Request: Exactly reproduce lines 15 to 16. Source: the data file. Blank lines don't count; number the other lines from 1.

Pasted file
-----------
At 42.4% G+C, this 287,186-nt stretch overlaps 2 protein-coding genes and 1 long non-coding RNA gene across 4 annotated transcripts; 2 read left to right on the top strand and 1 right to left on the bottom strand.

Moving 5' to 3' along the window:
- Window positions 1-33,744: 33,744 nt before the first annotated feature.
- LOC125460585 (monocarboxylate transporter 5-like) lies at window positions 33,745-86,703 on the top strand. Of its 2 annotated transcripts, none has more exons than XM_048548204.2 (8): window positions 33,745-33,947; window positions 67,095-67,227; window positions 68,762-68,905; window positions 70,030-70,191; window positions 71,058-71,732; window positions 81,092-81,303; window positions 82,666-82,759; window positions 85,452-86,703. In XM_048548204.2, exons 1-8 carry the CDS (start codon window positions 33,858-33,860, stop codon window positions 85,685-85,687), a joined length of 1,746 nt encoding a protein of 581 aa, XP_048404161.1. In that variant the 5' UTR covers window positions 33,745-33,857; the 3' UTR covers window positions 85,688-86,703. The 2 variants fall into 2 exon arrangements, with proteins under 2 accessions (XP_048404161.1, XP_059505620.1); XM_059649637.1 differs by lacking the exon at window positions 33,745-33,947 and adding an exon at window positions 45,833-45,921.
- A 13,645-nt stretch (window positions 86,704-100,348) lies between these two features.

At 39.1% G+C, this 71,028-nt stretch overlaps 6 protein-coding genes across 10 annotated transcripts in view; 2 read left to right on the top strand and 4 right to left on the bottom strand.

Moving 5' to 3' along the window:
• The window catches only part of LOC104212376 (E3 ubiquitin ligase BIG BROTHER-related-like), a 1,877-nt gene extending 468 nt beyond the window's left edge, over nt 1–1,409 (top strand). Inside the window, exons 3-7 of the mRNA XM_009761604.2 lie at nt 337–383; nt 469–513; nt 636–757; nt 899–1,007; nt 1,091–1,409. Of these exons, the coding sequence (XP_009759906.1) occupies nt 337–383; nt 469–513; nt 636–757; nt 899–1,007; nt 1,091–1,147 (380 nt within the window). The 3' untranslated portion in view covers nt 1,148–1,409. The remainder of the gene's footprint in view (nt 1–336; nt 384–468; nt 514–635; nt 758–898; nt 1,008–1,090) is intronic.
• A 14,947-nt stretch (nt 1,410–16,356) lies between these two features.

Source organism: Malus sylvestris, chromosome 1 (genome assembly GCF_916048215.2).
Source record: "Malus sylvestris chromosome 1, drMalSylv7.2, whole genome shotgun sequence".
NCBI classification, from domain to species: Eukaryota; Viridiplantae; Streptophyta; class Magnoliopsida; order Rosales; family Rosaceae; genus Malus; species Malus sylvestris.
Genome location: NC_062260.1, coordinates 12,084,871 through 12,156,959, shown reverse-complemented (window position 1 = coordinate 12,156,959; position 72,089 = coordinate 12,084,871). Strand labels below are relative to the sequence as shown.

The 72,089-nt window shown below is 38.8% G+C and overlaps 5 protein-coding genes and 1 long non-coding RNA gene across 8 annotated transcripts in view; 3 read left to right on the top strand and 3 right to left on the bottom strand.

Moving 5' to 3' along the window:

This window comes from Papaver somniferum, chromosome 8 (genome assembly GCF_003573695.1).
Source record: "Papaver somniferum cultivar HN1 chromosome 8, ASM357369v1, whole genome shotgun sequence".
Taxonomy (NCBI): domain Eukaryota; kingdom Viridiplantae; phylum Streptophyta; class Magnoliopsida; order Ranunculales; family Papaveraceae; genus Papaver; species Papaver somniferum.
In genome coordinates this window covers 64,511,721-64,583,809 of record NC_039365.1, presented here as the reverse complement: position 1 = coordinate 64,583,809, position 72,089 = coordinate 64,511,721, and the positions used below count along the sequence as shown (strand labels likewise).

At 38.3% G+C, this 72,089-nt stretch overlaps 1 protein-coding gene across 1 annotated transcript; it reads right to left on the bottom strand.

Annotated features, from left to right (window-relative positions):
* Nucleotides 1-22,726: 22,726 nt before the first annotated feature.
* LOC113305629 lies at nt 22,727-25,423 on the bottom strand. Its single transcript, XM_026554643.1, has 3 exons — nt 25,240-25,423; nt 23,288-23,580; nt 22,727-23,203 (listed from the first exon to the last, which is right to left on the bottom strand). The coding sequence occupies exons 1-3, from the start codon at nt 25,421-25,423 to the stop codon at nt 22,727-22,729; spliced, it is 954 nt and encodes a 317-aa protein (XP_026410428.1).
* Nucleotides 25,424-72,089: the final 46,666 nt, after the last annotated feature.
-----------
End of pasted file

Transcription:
Moving 5' to 3' along the window:

This window comes from Papaver somniferum, chromosome 8 (genome assembly GCF_003573695.1).